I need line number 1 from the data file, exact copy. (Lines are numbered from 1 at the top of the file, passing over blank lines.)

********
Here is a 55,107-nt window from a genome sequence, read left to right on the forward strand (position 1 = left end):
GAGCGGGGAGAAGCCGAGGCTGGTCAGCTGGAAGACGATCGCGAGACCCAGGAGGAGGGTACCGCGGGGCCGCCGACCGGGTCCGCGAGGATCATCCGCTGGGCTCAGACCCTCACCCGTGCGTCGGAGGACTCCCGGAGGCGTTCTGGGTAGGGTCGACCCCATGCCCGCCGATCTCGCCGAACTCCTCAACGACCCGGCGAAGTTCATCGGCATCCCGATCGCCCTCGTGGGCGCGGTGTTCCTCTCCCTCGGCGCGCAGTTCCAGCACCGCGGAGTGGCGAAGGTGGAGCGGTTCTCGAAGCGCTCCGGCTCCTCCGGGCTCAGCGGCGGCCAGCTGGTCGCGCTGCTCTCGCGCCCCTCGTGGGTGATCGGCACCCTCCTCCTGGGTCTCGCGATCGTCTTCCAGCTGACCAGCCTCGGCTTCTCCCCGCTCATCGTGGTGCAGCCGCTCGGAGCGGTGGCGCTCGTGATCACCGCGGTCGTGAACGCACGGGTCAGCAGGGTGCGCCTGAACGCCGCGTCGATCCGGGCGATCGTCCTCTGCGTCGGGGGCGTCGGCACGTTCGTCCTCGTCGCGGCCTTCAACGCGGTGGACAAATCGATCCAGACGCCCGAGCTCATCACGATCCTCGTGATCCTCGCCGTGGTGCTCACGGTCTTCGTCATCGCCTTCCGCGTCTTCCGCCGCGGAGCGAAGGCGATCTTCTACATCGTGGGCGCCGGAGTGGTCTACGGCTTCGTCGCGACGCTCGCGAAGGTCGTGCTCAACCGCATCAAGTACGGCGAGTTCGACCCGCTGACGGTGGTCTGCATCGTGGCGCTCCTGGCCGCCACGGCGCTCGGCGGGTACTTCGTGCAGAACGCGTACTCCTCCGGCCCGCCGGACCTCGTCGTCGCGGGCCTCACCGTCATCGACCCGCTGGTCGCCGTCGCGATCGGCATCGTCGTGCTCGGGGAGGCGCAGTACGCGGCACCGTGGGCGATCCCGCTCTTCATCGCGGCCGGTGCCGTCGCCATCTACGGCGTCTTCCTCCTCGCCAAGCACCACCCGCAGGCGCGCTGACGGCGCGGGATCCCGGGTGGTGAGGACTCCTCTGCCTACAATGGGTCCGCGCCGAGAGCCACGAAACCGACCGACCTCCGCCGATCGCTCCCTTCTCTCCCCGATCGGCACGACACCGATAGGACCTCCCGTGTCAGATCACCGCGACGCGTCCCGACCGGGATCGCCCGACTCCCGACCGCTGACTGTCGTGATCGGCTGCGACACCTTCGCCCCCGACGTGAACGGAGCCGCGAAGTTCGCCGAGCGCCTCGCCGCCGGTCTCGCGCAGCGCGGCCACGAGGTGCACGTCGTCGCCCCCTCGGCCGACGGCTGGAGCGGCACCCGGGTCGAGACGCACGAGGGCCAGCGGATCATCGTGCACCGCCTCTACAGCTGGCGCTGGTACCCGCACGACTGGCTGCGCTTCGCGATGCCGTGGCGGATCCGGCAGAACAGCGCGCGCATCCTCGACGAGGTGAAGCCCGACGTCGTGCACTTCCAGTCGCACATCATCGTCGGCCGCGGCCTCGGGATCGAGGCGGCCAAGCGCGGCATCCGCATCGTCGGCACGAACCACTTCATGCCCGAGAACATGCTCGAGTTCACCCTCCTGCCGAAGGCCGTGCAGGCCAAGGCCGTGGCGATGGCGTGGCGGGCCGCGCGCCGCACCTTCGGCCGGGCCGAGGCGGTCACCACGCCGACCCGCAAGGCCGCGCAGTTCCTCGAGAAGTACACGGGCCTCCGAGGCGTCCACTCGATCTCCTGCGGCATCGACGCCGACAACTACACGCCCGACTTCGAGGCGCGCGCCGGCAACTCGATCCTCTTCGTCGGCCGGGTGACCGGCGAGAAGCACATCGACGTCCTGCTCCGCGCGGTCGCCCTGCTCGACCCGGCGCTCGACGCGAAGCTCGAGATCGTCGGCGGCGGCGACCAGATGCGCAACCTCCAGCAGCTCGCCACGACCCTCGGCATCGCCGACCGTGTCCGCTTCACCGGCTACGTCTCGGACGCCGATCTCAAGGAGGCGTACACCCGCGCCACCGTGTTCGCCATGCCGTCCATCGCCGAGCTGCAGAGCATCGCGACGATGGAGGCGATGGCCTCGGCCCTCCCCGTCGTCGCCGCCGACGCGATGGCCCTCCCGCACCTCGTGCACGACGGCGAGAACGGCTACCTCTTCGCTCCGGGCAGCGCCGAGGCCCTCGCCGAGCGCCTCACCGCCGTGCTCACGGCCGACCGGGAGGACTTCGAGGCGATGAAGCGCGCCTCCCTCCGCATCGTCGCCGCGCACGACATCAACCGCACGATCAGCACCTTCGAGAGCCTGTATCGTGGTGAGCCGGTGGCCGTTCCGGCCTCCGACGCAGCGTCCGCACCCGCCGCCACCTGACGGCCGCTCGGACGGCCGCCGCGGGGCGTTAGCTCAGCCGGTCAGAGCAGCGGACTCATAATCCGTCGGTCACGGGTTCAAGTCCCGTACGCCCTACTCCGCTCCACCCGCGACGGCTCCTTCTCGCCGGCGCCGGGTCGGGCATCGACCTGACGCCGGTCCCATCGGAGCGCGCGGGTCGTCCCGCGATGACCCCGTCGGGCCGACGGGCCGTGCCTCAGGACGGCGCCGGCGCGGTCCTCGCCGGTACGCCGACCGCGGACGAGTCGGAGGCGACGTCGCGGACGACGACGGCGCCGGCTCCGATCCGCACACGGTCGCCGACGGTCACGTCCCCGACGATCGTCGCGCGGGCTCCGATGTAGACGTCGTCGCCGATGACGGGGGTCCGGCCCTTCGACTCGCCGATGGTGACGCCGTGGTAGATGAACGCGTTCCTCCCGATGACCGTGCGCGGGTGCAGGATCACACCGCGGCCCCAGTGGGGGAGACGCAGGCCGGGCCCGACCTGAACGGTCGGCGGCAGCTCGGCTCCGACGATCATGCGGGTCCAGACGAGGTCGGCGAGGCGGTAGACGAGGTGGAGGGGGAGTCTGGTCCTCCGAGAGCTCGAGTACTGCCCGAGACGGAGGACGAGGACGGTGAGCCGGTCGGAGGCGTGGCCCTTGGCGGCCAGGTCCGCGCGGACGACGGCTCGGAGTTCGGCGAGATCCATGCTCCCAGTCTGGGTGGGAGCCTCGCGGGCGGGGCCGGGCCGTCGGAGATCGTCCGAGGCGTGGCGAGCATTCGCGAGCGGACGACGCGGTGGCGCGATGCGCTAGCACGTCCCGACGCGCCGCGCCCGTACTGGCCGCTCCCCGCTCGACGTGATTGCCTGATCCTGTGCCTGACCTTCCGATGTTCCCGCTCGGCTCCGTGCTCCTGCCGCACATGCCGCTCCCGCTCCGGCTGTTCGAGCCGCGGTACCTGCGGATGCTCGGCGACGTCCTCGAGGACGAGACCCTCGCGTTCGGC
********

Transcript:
Here is a 55,107-nt window from a genome sequence, read left to right on the forward strand (position 1 = left end):